Derek Landri – Really good game. Like I mentioned above, Harewood, the Ravens’ left guard, likely saw Landri in his nightmares Sunday night. He got good push up the middle on the Flacco fumble in the first. He got in the backfield on Rice’s 4-yard carry in the first. Landri went right around Harewood and shoved Flacco as he released the ball on a 6-yard completion in the second. Later, he got good pressure, forcing Flacco out of the pocket. Landri pushed a double-team back into Flacco’s face on a third-down incompletion in the third. He shoved Harewood into the backfield, causing a 4-yard loss for Rice. He went right around Harewood and hit Flacco on a fourth-quarter throw that went incomplete. He tackled Rice after a 2-yard gain in the fourth. And he went right around Harewood to pressure Flacco on the final drive. The one negative was the 43-yard Rice run. A big hole opened up between Landri and Cole. But overall, outstanding game.

Cedric Thornton – He’s not doing much in terms of rushing the passer, but Thornton made a few nice plays. He disrupted a Rice run that gained only 2 yards in the second. And he got into the backfield on another Rice 2-yard run, but couldn’t make a play. Thornton recognized a screen and tackled Rice on an incompletion in the third.

Darryl Tapp – Tapp didn’t do much in this one. He hustled to bring Rice down after a 9-yard run in the third.

Phillip Hunt – He was quiet too. No sacks, one hurry, although he didn’t have a lot of opportunities. Hunt dropped back into coverage once from left defensive end.

Brandon Graham – As I mentioned above, he made the most of his opportunities. Graham got around the right tackle and hit Flacco as he threw in the second. He went right around the fullback on a play-action pass and hit Flacco as he threw incomplete. Graham got pressure near Flacco’s feet on a screen attempt in the third. And against the run, he stopped Bernard Pierce for no gain in the fourth. Have to respect the approach he’s taken, despite limited snaps.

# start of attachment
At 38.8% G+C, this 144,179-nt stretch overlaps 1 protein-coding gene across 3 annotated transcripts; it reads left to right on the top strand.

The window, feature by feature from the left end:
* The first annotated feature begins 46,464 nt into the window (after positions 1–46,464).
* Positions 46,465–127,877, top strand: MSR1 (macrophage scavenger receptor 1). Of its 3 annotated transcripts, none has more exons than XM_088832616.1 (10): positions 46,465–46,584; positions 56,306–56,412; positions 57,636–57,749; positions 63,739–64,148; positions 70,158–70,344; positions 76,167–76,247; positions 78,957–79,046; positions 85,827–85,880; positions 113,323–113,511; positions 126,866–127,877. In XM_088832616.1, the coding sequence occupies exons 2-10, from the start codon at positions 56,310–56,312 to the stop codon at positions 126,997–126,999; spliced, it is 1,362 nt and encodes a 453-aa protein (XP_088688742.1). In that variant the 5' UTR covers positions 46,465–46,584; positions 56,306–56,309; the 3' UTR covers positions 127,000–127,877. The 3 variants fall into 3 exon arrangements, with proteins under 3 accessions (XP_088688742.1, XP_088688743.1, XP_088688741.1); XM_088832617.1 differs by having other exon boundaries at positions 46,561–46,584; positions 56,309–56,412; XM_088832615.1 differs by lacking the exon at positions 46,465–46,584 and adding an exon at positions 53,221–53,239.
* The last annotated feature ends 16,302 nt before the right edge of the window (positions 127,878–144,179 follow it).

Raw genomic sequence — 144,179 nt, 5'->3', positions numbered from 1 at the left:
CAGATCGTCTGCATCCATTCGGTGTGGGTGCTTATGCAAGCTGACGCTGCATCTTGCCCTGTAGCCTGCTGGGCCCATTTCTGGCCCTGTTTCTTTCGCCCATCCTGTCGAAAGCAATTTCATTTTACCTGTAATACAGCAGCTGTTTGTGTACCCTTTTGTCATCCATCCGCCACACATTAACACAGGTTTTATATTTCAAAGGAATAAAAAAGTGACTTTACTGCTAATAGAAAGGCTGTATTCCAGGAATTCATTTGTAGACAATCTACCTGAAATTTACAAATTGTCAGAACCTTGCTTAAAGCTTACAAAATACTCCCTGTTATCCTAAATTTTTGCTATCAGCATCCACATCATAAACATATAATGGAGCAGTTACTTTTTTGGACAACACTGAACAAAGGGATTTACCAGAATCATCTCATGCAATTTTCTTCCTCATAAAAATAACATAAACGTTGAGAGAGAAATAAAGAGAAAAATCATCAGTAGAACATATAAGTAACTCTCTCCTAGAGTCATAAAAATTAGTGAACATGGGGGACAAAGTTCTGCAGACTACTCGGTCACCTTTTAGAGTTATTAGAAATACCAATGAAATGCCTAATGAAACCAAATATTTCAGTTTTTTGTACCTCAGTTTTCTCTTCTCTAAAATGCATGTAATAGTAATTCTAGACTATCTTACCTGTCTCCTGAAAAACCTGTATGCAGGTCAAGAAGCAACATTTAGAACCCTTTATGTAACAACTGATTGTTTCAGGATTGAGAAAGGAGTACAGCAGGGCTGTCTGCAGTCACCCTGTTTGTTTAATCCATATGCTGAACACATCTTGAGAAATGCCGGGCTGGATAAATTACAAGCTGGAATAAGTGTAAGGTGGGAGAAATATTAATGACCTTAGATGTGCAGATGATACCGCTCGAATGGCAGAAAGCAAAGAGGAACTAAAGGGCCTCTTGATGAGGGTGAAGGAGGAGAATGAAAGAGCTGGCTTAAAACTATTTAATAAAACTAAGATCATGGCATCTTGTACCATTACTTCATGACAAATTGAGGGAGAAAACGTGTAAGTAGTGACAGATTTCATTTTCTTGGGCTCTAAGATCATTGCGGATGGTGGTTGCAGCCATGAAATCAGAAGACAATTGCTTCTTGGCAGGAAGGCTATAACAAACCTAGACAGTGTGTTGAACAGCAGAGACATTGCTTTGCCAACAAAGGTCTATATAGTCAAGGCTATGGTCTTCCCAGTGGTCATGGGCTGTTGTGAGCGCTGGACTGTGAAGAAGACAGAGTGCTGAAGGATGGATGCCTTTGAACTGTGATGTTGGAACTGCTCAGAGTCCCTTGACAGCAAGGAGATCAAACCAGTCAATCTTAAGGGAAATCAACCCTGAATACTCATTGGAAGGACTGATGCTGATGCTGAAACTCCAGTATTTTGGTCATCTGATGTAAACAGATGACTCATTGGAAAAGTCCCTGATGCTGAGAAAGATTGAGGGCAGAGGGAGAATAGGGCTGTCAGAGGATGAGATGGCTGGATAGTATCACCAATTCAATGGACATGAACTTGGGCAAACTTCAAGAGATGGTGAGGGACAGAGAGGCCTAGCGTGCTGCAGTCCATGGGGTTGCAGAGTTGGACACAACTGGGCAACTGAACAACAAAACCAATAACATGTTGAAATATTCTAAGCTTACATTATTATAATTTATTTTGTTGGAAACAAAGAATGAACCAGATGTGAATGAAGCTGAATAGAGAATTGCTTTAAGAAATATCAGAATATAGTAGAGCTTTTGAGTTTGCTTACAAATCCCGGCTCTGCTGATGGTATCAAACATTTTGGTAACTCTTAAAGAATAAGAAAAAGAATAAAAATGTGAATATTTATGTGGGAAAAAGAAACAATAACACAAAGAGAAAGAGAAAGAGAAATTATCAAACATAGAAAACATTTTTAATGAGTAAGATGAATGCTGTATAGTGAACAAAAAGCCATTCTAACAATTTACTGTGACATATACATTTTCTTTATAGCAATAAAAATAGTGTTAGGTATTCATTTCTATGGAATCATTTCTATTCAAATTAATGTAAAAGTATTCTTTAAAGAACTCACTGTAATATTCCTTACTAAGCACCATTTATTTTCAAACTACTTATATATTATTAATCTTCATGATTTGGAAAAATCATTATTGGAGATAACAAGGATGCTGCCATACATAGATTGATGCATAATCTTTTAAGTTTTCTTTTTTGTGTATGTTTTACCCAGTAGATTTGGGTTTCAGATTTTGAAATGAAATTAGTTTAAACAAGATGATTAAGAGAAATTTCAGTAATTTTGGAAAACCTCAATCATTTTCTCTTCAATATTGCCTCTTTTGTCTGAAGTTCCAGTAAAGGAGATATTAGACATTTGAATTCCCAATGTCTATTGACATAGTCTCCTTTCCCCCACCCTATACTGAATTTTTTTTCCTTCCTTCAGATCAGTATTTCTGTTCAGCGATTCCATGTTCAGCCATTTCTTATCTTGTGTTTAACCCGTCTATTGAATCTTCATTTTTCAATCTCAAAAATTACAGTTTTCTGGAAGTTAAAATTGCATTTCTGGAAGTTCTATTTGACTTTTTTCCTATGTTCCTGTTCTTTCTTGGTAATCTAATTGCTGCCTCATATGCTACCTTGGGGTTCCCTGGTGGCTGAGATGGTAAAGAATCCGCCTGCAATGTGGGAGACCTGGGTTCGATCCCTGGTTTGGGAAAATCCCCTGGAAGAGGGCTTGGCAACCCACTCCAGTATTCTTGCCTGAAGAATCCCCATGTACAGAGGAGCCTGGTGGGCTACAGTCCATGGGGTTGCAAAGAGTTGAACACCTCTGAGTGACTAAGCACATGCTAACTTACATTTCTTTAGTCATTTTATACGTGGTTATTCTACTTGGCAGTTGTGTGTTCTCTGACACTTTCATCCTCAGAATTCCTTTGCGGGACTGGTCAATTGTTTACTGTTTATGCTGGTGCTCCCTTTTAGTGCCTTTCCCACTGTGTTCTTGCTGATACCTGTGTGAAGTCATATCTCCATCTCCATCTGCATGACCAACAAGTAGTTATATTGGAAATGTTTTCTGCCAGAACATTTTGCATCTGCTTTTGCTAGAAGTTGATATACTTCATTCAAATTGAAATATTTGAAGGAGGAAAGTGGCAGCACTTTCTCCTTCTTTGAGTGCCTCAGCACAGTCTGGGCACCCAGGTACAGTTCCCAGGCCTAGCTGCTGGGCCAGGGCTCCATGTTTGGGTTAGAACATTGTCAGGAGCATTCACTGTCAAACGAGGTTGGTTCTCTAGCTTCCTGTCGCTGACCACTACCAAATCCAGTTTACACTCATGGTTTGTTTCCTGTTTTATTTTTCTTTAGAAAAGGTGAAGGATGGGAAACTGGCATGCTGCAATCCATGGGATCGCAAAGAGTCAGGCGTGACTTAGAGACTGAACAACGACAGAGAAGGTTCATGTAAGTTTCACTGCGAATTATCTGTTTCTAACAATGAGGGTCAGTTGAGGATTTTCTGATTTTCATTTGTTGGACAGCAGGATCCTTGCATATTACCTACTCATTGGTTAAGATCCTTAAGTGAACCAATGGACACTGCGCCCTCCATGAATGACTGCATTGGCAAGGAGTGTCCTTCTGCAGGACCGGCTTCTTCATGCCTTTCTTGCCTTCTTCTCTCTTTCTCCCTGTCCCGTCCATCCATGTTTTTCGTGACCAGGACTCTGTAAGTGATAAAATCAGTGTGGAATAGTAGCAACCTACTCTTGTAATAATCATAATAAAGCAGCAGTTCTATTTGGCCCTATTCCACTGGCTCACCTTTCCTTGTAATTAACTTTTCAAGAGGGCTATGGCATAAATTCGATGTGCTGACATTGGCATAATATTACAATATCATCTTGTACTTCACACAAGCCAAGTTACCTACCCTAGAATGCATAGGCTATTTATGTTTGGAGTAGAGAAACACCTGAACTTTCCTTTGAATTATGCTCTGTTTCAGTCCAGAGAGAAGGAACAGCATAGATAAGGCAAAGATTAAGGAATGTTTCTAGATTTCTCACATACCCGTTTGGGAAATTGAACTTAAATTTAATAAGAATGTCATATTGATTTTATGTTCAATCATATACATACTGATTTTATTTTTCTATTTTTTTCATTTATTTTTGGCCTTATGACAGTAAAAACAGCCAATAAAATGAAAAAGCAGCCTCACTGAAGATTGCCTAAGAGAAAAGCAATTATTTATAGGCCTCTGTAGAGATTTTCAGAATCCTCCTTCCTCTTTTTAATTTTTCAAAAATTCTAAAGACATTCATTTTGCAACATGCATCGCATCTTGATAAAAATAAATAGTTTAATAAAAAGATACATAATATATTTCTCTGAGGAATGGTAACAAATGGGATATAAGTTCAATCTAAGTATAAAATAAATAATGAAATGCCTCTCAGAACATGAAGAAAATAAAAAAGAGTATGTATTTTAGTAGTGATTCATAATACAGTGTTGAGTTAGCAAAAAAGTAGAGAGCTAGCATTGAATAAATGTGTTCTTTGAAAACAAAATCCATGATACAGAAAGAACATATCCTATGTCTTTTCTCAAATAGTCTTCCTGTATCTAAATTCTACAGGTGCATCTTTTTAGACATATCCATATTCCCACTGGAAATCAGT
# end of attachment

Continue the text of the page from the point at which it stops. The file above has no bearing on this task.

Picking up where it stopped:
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RB, WR, TE Review: Inside Celek’s Big Day

Philadelphia Eagles tight end Brent Celek.Here’s a review of the Eagles’ running backs, wide receivers and tight ends after having re-watched Sunday’s win against the Ravens. Click here for the offensive line review.

LeSean McCoyMarty Mornhinweg called a great game. The Eagles had 16 passes and 19 runs in the first half. They finished with 38 called passes and 34 called runs. McCoy’s numbers were not eye-popping: 25 carries for 81 yards (3.2 YPC). But it looked like he made the most of his opportunities against a tough Ravens defense. We’ve discussed the loss of Jason Peters. But Jason Kelce is a key to this team’s rushing attack. Losing him definitely hurt. McCoy fumbled for the second time in as many games. That has to stop. He only fumbled once on 273 carries last season. McCoy had a nice 7-yard run in the second and produced a great individual effort, making people miss with a 20-yard gain later in the quarter. He also had a good 11-yard run in the fourth. As a blocker, McCoy had ups and downs. He did just enough in blitz pickup to give Vick time to find Brent Celek for 23 yards on the first play from scrimmage. He completely missed on his chip in the third, allowing Dannell Ellerbee to sack Vick. In the fourth, he had a couple of tremendous blocks. One on the safety and another on Ray Lewis, allowing Vick to take off for 8 yards. McCoy had two catches for 8 yards. He dropped a third-down pass from Vick. McCoy played 86 percent of the offensive snaps, the exact same number as last season.

Bryce Brown – Brown has talent, but looks like a guy who hasn’t played much football the past three seasons. He was on the field for eight snaps and had three carries for 7 yards. From this perspective, the botched exchange that resulted in a fumble was on Brown. As a blocker, he missed a blitz pickup, but Vick stepped up and hit Celek.

Stanley Havili – He played 21 percent of the snaps, more than last week. Havili had two carries for 1 yard. He had a nice lead block on McCoy’s 4th-and-1 carry in the red zone in the first. In protection, Havili was OK in blitz pickup on third down in the fourth. He initially slowed down the linebacker off the edge, but then allowed a hit on Vick.